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Legislation efforts

Welcome to the legislative news page! With legislation constantly being changed and altered, we want to work in support of adoption-positive legislation to help children find their forever homes. We hope to keep this page updated with the latest news dealing with legislation.

Recent Posts

U.S. International Adoption Crisis 

Tate Wright | May 18, 2020 


The Problem 

More children are being left behind each year as the numbers of children adopted internationally continue to drop. According to the U.S. Department of State Annual Report on Intercountry Adoptions, families in the United States adopted just 2,971 children through intercountry adoption between October 1, 2018, and September 30, 2019. "This is a decline of 26% from the previous year and an 87% decline since 2004. The number of children finding permanent families through intercountry adoptions to the U.S. is now at the lowest point in 50 years" (NFCA, National Council for Adoption).

Whats The Cause?

A commonly held perspective among 

Americans is that international adoption

is just too expensive for them. And

they're right. Many people would like to

help, but simply don't have the money. 

So, why is it so expensive? There are a

few reasons, but they all surround one 

fact: government policies don't

convenience international adoption.

Increase in Fees

In February of 2018, The Department of State established massive fee increases concerning agencies ability to obtain and maintain accreditation from the federal government. This accreditation gives agencies the ability to perform international adoptions. This fee almost doubled the previous cost of accreditation in the U.S. This means that less agencies are able to perform international adoptions and those that can will have increased fees for prospective parents and families that want to adopt children in need. This not only puts many agencies out of business and leaves their employees without work, but more importantly leaves thousands of children without a home or stable environment.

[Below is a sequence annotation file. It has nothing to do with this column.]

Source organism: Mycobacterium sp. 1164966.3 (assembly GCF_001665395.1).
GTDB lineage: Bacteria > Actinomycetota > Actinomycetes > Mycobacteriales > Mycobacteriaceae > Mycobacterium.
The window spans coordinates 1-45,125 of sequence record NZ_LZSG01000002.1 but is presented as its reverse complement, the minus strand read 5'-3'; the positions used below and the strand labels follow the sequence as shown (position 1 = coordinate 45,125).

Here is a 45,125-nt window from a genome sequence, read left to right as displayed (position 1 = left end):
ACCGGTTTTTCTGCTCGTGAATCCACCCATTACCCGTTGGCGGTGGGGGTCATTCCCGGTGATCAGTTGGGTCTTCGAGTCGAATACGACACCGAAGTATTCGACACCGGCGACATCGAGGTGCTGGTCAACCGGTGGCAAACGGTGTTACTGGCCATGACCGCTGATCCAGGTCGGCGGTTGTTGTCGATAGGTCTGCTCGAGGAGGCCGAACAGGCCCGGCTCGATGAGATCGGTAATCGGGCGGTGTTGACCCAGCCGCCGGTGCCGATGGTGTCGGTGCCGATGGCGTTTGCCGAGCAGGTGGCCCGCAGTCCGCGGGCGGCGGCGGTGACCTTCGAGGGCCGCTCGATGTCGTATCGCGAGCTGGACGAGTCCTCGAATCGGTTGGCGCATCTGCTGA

Ban on "Soft-Referrals"

In late 2018, The Department of State banned Adoption Service Providers from offering "soft-referrals" to prospective families until family studies are concluded by the state and children are deemed officially available for adoption by the local government, often times requiring many months. Soft-referrals include any information, including pictures, of any prospective children that the family could potentially adopt. In many international situations, the pictures and stories of children in need is what causes prospective families to desire to adopt in the first place. Without this ability to receive soft-referrals, the number of children adopted, especially those with special needs, has decreased dramatically leaving more children without access to the help they need. 

The Future 

If these policies are changed, it is estimated that by 2030 international adoption will save 81,250 orphans from sex trafficking, 32,500 orphans from suicide, and 130,000 orphans from becoming homeless. If not changed, it is estimated that these policies will completely terminate international adoption in the United States by 2022. At DELIVEЯ , we want to ensure that every child has the best chance at a happy and fulfilling life. With your help, we can perform more international adoptions and push government and state leaders to change these policies. Join us by making a donation, joining our team, or learning more about the options for your family to adopt internationally. 

Assembly Hall

The congressional coalition on adoption institute

"The Congressional Coalition on Adoption Institute is a nonprofit, nonpartisan organization dedicated to raising awareness about the millions of children around the world in need of permanent, safe, and nurturing homes and to eliminating the barriers that hinder these children from realizing their basic right to a family"

(Taken from

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